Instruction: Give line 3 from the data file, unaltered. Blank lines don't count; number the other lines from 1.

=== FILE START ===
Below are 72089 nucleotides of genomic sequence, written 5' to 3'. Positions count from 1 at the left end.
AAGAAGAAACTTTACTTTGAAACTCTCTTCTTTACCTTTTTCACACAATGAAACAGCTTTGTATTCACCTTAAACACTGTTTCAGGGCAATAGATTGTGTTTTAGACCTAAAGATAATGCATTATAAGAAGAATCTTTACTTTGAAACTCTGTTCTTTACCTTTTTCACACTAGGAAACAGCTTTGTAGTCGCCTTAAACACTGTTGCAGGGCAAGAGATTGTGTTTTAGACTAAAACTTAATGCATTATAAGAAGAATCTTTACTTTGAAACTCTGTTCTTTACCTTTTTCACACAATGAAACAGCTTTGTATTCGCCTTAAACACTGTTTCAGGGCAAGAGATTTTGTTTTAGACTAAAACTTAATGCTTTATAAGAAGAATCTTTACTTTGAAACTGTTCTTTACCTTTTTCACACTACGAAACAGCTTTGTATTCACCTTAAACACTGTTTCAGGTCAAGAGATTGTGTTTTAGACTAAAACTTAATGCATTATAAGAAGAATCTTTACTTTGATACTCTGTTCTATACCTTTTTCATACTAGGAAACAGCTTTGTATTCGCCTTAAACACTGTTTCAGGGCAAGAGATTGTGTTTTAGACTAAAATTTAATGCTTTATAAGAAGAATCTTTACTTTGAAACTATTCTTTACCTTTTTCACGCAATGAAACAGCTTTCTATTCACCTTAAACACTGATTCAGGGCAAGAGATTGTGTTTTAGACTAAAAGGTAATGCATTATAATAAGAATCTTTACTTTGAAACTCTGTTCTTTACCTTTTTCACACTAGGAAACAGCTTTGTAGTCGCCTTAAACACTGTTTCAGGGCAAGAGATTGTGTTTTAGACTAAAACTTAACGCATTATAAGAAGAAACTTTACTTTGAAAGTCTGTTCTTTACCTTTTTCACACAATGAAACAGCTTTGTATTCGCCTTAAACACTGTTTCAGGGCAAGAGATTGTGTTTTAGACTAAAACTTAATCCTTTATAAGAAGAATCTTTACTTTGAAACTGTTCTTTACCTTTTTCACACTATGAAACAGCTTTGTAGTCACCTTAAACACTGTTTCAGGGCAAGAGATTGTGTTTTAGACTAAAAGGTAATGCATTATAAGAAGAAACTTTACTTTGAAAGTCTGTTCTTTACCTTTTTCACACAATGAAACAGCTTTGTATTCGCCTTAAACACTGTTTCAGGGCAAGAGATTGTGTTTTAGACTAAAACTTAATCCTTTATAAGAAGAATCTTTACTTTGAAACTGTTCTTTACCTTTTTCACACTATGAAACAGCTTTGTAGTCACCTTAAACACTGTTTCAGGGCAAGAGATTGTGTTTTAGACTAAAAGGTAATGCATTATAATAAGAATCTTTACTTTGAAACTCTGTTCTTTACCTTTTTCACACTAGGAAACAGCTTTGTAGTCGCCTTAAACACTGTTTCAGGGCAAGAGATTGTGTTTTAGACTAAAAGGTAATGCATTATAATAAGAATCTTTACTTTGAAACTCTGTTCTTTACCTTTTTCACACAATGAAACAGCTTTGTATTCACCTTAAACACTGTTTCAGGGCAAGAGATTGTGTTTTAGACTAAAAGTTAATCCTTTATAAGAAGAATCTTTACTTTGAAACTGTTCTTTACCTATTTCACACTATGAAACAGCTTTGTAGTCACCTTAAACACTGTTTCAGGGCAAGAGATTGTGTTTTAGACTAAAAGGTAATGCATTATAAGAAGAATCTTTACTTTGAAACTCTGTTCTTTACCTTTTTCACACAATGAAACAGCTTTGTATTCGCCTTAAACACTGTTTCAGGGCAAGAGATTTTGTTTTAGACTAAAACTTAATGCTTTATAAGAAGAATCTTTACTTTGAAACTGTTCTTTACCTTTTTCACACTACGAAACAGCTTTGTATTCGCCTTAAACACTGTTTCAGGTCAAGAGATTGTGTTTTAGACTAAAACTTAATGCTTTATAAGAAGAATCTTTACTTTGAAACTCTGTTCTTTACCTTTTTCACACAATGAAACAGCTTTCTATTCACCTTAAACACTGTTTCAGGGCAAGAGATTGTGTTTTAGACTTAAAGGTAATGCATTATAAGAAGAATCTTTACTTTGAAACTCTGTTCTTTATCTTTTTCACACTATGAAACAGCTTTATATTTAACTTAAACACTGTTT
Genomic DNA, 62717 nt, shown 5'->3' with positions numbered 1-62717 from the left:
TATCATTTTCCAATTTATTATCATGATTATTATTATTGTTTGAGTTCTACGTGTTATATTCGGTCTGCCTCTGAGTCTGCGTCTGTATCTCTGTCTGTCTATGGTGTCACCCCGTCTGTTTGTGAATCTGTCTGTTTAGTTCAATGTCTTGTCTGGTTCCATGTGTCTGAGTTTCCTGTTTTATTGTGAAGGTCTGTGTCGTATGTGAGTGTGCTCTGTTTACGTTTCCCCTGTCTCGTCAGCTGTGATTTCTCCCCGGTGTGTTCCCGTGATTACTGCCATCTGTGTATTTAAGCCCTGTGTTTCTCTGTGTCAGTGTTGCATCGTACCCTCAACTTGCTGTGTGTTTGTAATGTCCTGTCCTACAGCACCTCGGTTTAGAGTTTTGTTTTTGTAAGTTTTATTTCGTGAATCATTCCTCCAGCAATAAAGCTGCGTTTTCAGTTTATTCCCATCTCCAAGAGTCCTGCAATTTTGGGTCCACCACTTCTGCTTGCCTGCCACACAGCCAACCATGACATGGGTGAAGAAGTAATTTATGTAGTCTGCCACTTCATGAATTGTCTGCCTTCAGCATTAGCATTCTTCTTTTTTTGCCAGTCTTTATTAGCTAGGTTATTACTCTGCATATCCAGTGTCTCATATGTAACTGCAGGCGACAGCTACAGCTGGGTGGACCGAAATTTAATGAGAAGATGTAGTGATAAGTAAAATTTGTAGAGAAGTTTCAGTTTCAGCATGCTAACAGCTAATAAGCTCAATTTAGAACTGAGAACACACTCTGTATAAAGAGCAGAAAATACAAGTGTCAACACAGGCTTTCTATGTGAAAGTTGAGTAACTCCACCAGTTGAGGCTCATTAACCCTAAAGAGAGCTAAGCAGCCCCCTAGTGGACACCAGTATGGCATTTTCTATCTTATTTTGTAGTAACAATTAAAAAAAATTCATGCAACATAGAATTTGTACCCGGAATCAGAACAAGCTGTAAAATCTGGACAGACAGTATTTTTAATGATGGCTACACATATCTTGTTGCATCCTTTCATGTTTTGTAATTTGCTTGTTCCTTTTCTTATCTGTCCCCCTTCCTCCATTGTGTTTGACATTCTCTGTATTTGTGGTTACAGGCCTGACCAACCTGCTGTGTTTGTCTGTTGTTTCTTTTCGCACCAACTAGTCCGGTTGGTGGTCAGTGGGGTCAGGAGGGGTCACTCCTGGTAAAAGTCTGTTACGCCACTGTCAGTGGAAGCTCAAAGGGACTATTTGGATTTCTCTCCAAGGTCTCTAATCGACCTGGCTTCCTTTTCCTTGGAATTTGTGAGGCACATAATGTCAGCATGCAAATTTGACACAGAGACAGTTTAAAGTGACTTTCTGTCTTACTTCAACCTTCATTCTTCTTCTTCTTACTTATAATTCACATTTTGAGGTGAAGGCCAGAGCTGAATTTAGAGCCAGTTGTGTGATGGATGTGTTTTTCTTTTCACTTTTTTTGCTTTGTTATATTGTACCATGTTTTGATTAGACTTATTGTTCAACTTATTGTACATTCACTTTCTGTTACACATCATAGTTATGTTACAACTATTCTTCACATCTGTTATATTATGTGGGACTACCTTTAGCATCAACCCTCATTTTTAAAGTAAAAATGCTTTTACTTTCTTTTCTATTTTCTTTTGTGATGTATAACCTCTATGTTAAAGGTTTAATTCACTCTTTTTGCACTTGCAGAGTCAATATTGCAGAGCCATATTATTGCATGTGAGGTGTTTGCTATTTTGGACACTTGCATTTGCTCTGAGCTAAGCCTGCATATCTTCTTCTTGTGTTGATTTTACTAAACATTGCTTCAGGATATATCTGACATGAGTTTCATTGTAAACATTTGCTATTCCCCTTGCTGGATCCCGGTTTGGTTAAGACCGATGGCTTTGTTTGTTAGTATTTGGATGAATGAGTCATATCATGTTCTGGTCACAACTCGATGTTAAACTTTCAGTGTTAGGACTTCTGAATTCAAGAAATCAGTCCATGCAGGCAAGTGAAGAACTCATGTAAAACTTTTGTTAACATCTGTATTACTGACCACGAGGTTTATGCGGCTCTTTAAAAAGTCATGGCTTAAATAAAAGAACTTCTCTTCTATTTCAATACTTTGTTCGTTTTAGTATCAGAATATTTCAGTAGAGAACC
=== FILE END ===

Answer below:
Genomic DNA, 62717 nt, shown 5'->3' with positions numbered 1-62717 from the left: